Screen Shot 2015-09-21 at 7.00.23 PM

L: Legit. But seriously now, let’s get serious. We’ve all read this blog post which was the origin story and inspiration for Furiously Happy…but what inspired you to take it to the next level and write this book?

J: Being a bit “touched” is so intrinsically part of being me that I thought it would be the next logical book.  Write what you know.

L: What was your favorite discovery you found when writing Furiously Happy?

J: That even people who didn’t have or understand mental illness were still interested in learning about it.  I was afraid that this book would have a very limited sort of audience but it turns out that everyone can relate to a little bit of crazy.

L: What is the one thing you want people to take away from Furiously Happy?

J: That depression lies.  That everyone is fighting his or her own personal battle.  That kindness saves lives.  That being different is nothing to be ashamed of.  Wait, did you say “one thing”?  Sorry.  I suck at math.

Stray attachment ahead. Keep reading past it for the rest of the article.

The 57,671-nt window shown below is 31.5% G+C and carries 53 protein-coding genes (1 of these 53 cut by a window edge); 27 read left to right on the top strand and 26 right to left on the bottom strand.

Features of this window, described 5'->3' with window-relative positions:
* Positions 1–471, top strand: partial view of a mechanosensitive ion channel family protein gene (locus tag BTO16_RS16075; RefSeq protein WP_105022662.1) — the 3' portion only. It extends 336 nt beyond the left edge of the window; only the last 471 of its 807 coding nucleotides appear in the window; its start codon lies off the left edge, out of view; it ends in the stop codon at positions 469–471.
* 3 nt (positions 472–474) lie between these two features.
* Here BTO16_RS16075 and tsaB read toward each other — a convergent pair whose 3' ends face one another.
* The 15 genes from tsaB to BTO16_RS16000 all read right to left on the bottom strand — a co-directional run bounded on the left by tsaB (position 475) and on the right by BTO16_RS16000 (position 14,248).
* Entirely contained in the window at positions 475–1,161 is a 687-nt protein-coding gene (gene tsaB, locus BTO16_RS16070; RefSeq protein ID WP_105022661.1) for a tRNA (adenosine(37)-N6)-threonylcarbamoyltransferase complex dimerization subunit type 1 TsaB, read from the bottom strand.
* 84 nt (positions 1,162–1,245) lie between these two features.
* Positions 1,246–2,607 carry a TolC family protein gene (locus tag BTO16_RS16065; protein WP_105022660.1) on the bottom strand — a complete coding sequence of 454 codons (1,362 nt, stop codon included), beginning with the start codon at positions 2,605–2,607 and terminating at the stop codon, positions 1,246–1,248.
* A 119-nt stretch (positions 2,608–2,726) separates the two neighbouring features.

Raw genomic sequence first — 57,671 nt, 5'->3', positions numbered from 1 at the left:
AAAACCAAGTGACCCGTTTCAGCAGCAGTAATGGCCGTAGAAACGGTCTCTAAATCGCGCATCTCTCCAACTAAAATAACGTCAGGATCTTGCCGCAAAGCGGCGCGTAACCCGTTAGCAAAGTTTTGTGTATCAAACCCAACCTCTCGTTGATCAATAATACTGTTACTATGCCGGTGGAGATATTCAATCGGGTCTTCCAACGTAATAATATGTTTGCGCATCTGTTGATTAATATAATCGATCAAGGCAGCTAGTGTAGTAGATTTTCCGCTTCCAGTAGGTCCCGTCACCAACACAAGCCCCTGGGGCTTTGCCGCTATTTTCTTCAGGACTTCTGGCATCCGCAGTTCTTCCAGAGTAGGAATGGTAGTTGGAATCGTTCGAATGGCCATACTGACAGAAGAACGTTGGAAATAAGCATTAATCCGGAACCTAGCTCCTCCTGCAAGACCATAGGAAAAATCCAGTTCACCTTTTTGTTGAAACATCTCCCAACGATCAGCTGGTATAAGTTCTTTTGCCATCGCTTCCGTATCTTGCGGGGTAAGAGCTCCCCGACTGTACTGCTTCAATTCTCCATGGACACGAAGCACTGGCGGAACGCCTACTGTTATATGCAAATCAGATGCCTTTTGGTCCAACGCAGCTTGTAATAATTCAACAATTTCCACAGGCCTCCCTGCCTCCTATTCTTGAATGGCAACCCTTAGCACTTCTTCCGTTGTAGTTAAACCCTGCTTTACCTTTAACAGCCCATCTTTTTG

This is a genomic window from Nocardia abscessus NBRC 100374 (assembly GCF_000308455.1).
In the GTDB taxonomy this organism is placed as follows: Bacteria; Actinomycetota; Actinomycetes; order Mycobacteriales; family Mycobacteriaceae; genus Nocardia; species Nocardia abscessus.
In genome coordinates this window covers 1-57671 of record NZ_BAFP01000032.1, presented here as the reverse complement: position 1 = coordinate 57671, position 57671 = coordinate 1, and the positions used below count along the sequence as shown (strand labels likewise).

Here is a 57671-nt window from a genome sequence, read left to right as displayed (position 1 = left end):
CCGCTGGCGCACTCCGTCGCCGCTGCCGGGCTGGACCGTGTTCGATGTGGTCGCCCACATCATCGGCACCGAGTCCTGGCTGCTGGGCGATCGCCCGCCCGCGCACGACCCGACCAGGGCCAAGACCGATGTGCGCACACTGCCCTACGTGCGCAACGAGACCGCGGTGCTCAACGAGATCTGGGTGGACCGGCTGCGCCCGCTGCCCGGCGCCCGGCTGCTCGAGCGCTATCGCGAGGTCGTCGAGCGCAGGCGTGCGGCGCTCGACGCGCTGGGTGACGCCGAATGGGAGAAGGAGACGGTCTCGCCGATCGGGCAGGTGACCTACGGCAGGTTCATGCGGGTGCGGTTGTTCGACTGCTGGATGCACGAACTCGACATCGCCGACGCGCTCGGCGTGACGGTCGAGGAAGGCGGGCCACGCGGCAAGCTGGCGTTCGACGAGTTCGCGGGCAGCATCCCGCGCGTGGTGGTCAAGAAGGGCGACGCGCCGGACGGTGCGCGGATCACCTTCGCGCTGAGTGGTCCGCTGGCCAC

L: That’s okay, I am too, and I like all those things. The more, the merrier. And the book covers even more than that. As well as our trip to Australia and a fancy dermatologist amongst other things. But all and all and in the end, what’s your favorite definition of Furiously Happy?

J: Madly joyous.  That looks like I just used a thesaurus but I did not.  I can’t even find my thesaurus. I suspect it was abducted by possums.

L: What’s your deal with possums, man?

J: What’s YOUR deal with possums, man?  You’re practically infested with them.  We went on the other side of the world and you still managed to find them.  I think you might be haunted.  With possums.

L: Rude. That’s also a teaser for the new book, yes?